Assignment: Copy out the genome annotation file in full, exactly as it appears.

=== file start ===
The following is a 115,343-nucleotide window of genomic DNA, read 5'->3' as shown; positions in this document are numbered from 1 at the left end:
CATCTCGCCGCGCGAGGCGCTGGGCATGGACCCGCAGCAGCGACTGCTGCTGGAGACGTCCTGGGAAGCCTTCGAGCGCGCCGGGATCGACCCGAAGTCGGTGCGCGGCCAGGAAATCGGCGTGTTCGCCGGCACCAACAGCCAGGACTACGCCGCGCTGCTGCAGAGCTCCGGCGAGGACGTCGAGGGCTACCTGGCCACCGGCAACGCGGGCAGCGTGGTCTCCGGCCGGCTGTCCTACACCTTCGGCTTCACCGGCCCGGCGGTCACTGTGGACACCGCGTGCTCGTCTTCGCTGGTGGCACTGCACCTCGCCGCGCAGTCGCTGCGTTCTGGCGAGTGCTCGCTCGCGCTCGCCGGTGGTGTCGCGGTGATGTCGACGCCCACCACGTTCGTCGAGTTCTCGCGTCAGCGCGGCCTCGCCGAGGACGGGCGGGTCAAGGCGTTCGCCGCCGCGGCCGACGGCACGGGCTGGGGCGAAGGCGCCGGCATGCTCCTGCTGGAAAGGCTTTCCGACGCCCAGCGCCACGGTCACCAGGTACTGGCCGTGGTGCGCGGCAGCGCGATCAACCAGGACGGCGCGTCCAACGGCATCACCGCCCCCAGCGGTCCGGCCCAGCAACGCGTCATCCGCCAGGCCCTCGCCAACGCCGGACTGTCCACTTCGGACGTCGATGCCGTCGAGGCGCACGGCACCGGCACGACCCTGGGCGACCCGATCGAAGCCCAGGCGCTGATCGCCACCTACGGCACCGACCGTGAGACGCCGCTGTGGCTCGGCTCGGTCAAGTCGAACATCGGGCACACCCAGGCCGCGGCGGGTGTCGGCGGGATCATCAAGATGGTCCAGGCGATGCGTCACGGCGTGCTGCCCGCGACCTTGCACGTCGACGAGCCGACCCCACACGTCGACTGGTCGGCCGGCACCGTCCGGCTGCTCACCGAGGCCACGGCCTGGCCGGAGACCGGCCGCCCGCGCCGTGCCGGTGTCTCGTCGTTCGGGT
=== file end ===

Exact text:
The following is a 115,343-nucleotide window of genomic DNA, read 5'->3' as shown; positions in this document are numbered from 1 at the left end:
CATCTCGCCGCGCGAGGCGCTGGGCATGGACCCGCAGCAGCGACTGCTGCTGGAGACGTCCTGGGAAGCCTTCGAGCGCGCCGGGATCGACCCGAAGTCGGTGCGCGGCCAGGAAATCGGCGTGTTCGCCGGCACCAACAGCCAGGACTACGCCGCGCTGCTGCAGAGCTCCGGCGAGGACGTCGAGGGCTACCTGGCCACCGGCAACGCGGGCAGCGTGGTCTCCGGCCGGCTGTCCTACACCTTCGGCTTCACCGGCCCGGCGGTCACTGTGGACACCGCGTGCTCGTCTTCGCTGGTGGCACTGCACCTCGCCGCGCAGTCGCTGCGTTCTGGCGAGTGCTCGCTCGCGCTCGCCGGTGGTGTCGCGGTGATGTCGACGCCCACCACGTTCGTCGAGTTCTCGCGTCAGCGCGGCCTCGCCGAGGACGGGCGGGTCAAGGCGTTCGCCGCCGCGGCCGACGGCACGGGCTGGGGCGAAGGCGCCGGCATGCTCCTGCTGGAAAGGCTTTCCGACGCCCAGCGCCACGGTCACCAGGTACTGGCCGTGGTGCGCGGCAGCGCGATCAACCAGGACGGCGCGTCCAACGGCATCACCGCCCCCAGCGGTCCGGCCCAGCAACGCGTCATCCGCCAGGCCCTCGCCAACGCCGGACTGTCCACTTCGGACGTCGATGCCGTCGAGGCGCACGGCACCGGCACGACCCTGGGCGACCCGATCGAAGCCCAGGCGCTGATCGCCACCTACGGCACCGACCGTGAGACGCCGCTGTGGCTCGGCTCGGTCAAGTCGAACATCGGGCACACCCAGGCCGCGGCGGGTGTCGGCGGGATCATCAAGATGGTCCAGGCGATGCGTCACGGCGTGCTGCCCGCGACCTTGCACGTCGACGAGCCGACCCCACACGTCGACTGGTCGGCCGGCACCGTCCGGCTGCTCACCGAGGCCACGGCCTGGCCGGAGACCGGCCGCCCGCGCCGTGCCGGTGTCTCGTCGTTCGGGT